This article was previously published under Q199132
When preparing data to be moved into OLAP cubes, the indexing of the dimensions and fact tables in the base data is critically important to the performance of cube processing. This article is intended to give users of SQL Server OLAP Services an overview of this issue and a simple and effective starting point.
In MOLAP, ROLAP, or HOLAP, OLAP Services connects to the central data warehouse (which can be on SQL Server) like any other client application (through OLE DB) and sends a GROUP BY query to it. SQL Server parses the query and either sends the data back to OLAP Services (with MOLAP and HOLAP) or simply aggregates the data into new tables (with ROLAP). OLAP Services is just a client.
When a client application connects to SQL Server and performance is not what is expected, it is common practice to look at SQL Server and check how to optimize the query/schema for better performance. The same is true with OLAP Services. If performance is slow in retrieving data from SQL Server, something is probably wrong with the star/snowflake schema in SQL Server (or other heterogeneous data source), including schema design, indexing, key relationships, referential integrity, and insufficient data scrubbing. You should treat and optimize your schema as you would for any other client application.
The solution given below is only one possibility. As with all data projects, individual schemas and uses will determine the best solution for that project. This solution is meant as a starting place. The "OLAP and Data Warehouses" topic in the product documentation provides additional information regarding schemas, design of dimension tables, normalization, fact summarization, referential integrity, and indexes.
Before processing an OLAP Services cube, do the following:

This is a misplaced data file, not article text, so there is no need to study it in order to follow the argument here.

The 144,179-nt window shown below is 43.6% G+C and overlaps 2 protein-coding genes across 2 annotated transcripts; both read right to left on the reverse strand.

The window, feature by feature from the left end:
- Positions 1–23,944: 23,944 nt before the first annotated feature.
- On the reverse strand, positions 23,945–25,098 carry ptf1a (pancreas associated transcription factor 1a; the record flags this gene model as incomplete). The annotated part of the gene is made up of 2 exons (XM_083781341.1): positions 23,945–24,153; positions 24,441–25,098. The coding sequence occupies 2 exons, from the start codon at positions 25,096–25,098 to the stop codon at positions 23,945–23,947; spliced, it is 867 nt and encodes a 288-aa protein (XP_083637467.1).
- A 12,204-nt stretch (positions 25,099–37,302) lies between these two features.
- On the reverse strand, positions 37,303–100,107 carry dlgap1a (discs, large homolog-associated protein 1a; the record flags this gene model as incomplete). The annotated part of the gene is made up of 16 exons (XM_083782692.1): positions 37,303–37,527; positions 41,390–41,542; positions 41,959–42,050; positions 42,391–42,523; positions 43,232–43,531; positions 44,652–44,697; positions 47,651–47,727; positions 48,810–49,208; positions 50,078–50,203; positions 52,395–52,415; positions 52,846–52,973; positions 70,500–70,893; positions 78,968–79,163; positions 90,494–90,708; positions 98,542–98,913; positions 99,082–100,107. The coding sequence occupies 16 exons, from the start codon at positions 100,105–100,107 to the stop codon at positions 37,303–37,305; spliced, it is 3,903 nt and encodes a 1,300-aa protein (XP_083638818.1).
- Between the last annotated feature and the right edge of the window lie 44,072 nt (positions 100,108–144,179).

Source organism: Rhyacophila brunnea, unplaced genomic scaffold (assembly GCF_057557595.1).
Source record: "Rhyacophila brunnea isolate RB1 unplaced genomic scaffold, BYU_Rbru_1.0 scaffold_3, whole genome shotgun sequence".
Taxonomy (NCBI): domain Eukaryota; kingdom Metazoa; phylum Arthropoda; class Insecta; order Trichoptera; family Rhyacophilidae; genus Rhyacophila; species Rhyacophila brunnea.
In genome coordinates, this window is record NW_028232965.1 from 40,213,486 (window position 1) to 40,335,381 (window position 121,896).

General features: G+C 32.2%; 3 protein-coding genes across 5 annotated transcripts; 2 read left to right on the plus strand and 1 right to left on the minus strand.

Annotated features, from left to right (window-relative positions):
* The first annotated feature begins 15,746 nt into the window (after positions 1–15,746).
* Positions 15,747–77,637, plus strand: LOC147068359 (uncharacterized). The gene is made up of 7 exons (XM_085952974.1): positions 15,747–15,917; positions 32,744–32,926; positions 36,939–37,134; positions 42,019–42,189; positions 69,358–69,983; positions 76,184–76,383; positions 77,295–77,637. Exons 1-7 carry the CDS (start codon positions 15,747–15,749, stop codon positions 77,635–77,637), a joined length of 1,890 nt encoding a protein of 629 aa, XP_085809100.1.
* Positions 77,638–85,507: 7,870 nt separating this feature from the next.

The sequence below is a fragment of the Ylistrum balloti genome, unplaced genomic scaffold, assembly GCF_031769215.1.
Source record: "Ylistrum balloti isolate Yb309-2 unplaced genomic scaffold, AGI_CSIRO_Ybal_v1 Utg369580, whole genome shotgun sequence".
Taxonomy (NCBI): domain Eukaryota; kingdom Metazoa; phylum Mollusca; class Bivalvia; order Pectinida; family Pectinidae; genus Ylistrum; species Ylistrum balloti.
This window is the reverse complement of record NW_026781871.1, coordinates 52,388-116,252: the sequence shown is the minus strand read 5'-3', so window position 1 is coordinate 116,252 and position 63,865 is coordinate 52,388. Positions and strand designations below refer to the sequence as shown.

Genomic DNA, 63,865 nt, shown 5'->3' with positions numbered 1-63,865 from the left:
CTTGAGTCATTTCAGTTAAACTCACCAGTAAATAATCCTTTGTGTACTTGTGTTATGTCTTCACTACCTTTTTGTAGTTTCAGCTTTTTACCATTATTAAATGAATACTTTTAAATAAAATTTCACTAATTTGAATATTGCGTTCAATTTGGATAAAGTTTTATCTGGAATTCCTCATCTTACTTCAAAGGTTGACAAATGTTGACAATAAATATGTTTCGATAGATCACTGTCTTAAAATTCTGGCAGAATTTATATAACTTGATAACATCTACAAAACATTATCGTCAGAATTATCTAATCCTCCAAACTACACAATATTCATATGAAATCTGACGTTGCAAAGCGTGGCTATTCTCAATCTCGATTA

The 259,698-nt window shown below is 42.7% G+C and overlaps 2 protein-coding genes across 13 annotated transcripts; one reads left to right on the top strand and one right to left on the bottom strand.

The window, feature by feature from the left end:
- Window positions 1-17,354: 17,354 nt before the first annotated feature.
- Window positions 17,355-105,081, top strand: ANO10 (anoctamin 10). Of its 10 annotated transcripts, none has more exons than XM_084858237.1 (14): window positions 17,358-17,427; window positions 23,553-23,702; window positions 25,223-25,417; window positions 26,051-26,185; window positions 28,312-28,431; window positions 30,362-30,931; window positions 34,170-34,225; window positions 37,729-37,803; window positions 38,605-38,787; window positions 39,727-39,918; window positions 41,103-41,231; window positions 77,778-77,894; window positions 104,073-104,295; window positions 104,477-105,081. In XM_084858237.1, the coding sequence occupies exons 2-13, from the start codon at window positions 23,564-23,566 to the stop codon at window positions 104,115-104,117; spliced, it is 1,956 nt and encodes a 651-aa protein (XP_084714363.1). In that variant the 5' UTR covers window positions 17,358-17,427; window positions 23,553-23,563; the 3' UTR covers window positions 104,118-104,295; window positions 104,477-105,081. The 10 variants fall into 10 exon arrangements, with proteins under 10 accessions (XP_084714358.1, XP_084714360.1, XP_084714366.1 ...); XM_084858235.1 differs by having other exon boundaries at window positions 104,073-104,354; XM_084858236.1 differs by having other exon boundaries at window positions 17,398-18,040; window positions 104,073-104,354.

Declare a primary key in each dimension table.
For star dimensions, declare foreign key (FK) relationships between each dimension table and the corresponding fact table. Additionally, for snowflaked dimensions, declare FK relationships between each secondary dimension table and the primary dimension table that it augments.
Make sure that there is a primary key associated with the fact table(s), even if you have to use an IDENTITY field.
Declare indexes on each of the primary keys in the dimension tables and in the fact table(s).
Declare indexes on each of the foreign keys in the fact table(s). NOTE: The indexing strategy suggested in the product documentation under "OLAP and Data Warehouses" topic -- a single index on the combined FK columns in the fact table(s) -- may not be as efficient in terms of performance in most schemas as the index strategy suggested by this article (an index on each FK column). It is suggested that the method described in this article be used instead.
Clean up your data to remove all NULLs for those data items that are being moved into OLAP Services.
Microsoft SQL Server OLAP Services, Microsoft SQL Server 6.5 Standard Edition, Microsoft SQL Server 7.0 Standard Edition, Microsoft SQL Server 2000 Standard Edition, Microsoft SQL Server 2000 Analysis Services